At the top of the deadlift (i.e., when you have picked up the barbell), are you supposed to roll your shoulders back? Or are the shoulders supposed to remain the way they were when you grabbed the bar at the bottom position?
In this video — In Depth on the Deadlift with Mark Rippetoe (Starting Strength) — Mark corrects the performer's ending position in the fifth step by telling her to lift her chest, and then he pulls back her shoulders (click the link above).
I am a beginner. I am wondering if that is the right thing to do. I am asking this because I have heard that we are supposed to stay tight and not lose tension anywhere in the body when performing the deadlift and the squat. When I tried to roll back my shoulders as instructed by Mark, I suddenly felt all the weight of the barbell (+ the weights) fall directly on my upper back. This weight shift was so drastic and uncomfortable that I stopped rolling my shoulders back like he said. I don't have a problem with sticking my chest out (or driving my hips into the bar). But that shoulder roll was so bad it felt like the weights were bending me backwards, if that even makes sense. No, I wasn't using heavy weights; I don't have any problem with how much weight I am lifting. Everything was fine and tight and firm, until the moment I rolled my shoulders back like the performer.
From the video, you can see here and here that the performer rolls her shoulders back and she seems a bit uncomfortable doing that. I mean the rolling of the shoulders does not look like a fluid motion. When we grab the bar at the bottom position, our shoulders are internally rotated (i.e., our palms face our shins). It seems to me that Mark is asking us to rotate back our shoulders (and that would naturally cause our palms to face inwards touching the side of our legs). But since we are holding on to the barbell, our palms still face backwards. And for some reason that seems to be one of the source of the discomfort. The other being that rolling the shoulders may lead to losing some tension or tightness, which is what happened to me I guess.
I know Mark's Starting Strength is like a bible; this answer here has it listed at the top for a beginner's guide to the deadlift. I want to know if anyone else here has faced the same problem, i.e., rolling back the shoulders puts a lot of sudden pressure on the upper back. I want to know if one can avoid rolling the shoulders and perform the lift.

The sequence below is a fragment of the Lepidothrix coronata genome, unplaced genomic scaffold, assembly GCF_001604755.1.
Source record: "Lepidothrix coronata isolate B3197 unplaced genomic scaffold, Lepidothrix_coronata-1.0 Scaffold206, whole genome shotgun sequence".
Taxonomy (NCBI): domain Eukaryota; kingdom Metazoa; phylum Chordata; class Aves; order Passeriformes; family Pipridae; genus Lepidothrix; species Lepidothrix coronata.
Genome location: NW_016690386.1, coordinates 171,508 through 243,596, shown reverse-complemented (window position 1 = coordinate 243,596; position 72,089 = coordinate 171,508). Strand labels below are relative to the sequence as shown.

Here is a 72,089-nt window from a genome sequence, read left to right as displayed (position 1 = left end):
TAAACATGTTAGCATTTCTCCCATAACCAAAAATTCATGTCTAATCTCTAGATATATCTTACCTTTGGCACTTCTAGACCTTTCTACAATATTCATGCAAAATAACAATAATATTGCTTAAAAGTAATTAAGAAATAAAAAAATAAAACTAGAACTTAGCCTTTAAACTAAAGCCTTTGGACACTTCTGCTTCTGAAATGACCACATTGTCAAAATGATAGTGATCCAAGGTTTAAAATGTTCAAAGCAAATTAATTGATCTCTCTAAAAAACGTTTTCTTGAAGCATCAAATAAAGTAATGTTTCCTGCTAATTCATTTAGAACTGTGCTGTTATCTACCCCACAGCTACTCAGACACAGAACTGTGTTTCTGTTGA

I am following some of Alan Thrall's videos on deadlifts and squats. He too follows the 5 steps of Starting Strength. But unlike Mark and the performer, Alan does not readjust his shoulders at the top of the deadlift. He simply sticks his chest out, and does not roll back his shoulders.
So which is correct? Should we roll the shoulders or not?
In this video, Quick Deadlift Tip : Shoulder Position / Tight Lats, Alan Thrall explains exactly what I am referring to. It's a very short video; please have a look. Here is what he says:
Today I want to talk about a mistake that I often see when people are setting up for the deadlift. When setting up for the deadlift, the correct shoulder position is down, not shrugged up, and not back. While standing tall with your arms at your side, drive your fingertips down towards the ground. This is where gravity wants your shoulder to be. Grab a pair of heavy dumbbells and stand up tall. Pay attention to where your shoulder-blades want to settle — down — not shrugged up and not pulled back. Setting your shoulder blades down before pulling the weight off of the floor will tighten and engage your lats. Correct shoulder position can be achieved by pulling the slack out of the barbell and pulling the slack out of your setup. ... Failing to engage your lats during the deadlift might be causing your back to round over as you pull. Rolling the shoulders at the top of the deadlift to try and emphasize lockout is an indicator that someone is not setting their shoulders before they pull. This shoulder roll is unnecessary and counterproductive. Set your shoulders in the correct position at the bottom and you will automatically be in the correct position once you get to the top."
Here is a picture from How to Deadlift with Proper Form: The Definitive Guide
The blog says:
Shrugging or rolling your shoulders at the top is unnecessary. Your traps already work hard to keep your shoulders in position when you Deadlift. There’s no need to add a contraction at the top, and doing it anyway is bad for your shoulders. Let your shoulders hang at the top.
Read more https://stronglifts.com/deadlift/